Sinn Féin went further than the others in its election package by promising increased spending and tax cuts totalling over €22bn up to 2025.

Ireland has one of the most open trading economies in the world.

That is why things really heat up in good times and cool down so rapidly when there is a wider downturn. Perhaps that is true.

But surely our political classes can finally grow up and realise they must plan properly for both the ups and the downs.

Proportional representation is a more democratic system than 'first past the post'. However, it can propagate weaker governments.

Weak politicians believe that to come through an election they have to provide jam today, jam tomorrow and don't worry about next week.

Therefore, election manifestos take only the most benign economic projections. They tend to dish out specific eye-catching measures that are not fully costed.

They do not spell out different scenarios of how much money they might have available if things don't go to plan. There is always only one set of assumptions about the economic future contained in manifestos. They never spell out how much it will cost just to keep things as they are, given our expanding and ageing population.

Of course, politicians know it is easy to put something in a manifesto and it doesn't mean it will make it into a negotiated programme for government.

And not everything in a programme for government will actually be done. Therefore, manifestos can have a pretty loose relationship with the truth or reality.

If politicians know this, so too do the voters. So why cheapen the entire political process with a fantasy wish list that everybody knows isn't real?

We have been accused of 'leprechaun economics' in recent years. 'Leprechaun politics' is alive and well too.

Irish Independent


Offline john m

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Re: Next Government?
« Reply #4 on: February 11, 2020, 04:28:07 AM »
Only REAL option is Government of National Recovery with the best person from whatever party getting the right Job . Shinners are Marxists their economics wont be tolerated by Europe or the Stock Markets or International lenders .At the moment the Irish government can borrow money to run the country for about .2 of a % if the Shinners get power our borrowing rate will jump that will cost us a few BILLION in extra interest .I keep refering to our Suicide Note the Fiscal Treaty that we voted into our constitution .Whats not being mentioned is 3 out of every 4 voters did NOT vote for the shinners so they have absolutely no mandate to destroy the country .5/2 another general election this year looks like the value political bet unless Mick Martin puts himself above country and goes into coalition with the Shinners .I dont think the Shinners can get a budget passed and under our constitution that means an instant General election .This is the most dangerous time for our democracy if shinners are excluded you could have major protests but if you have shinners leading a government the economy will collapse .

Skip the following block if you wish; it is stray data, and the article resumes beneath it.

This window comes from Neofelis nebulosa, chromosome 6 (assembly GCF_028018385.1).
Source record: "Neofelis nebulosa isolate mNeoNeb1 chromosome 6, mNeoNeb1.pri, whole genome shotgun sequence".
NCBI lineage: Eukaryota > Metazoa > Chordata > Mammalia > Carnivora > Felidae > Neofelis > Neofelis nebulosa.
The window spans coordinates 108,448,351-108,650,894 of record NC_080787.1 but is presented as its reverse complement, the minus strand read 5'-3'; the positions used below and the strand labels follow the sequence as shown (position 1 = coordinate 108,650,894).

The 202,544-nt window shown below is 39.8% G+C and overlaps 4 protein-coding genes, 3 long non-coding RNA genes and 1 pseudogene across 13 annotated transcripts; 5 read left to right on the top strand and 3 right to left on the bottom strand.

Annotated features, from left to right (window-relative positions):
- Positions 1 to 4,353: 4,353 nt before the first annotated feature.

Offline The Liffey Lip

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Re: Next Government?
« Reply #5 on: February 11, 2020, 07:35:05 AM »
John, a statute of Marx was unveiled at the EU parliament last yr...I posted about it........the E.U. is Marxist in its ideals.... Refined Socialism for the low-life and Capitalism for the Elite. Jean-Claude Juncker was filmed kneeling before the statute.

Offline The Liffey Lip

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Re: Next Government?
« Reply #6 on: February 11, 2020, 08:03:36 AM »
Here he is praising the communist shit-stirrer...


Online dalymount

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Re: Next Government?
« Reply #7 on: February 11, 2020, 08:53:08 AM »
Anyone else heard the rumour that the shinners are purposly dragging their heels in the hope of another election being called very quickly so they can run more candidate's next time ?

Offline Shallowhal

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Re: Next Government?
« Reply #8 on: February 11, 2020, 12:03:46 PM »
No.

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Re: Next Government?
« Reply #9 on: February 11, 2020, 02:48:11 PM »
If that is the strategy do you think the likes of Ellis and Cullinane will be on the next ballot paper, DM?

Offline Shallowhal

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Re: Next Government?
« Reply #10 on: February 11, 2020, 02:52:01 PM »
They will.

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Re: Next Government?
« Reply #11 on: February 11, 2020, 02:54:01 PM »
Why? Surely they're surplus to requirements when an old woman can top the poll after spending most of the campaign on holiday. A couple of pretty little things on the posters would double their vote.

Online dalymount

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Re: Next Government?
« Reply #12 on: February 11, 2020, 03:07:30 PM »
Well I dont know if it is the strategy or not,but it was put to Mary Lo yesterday ,and she said that she had heard it being said heraself.I dont know if they would be on the ballot paper or not,but the clinched fisted brigade do tend to respond to the type of stuff the came out with

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Re: Next Government?
« Reply #13 on: February 11, 2020, 03:11:51 PM »
They'd be mad not to be thinking about the next election regardless of what may happen in the interim. They have momentum, that might not last forever.

Online dalymount

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Re: Next Government?
« Reply #14 on: February 11, 2020, 03:16:51 PM »
There has always been a suspicion that thet dont REALLY want to be in government because they would have to actually implement their policies then whi knows ?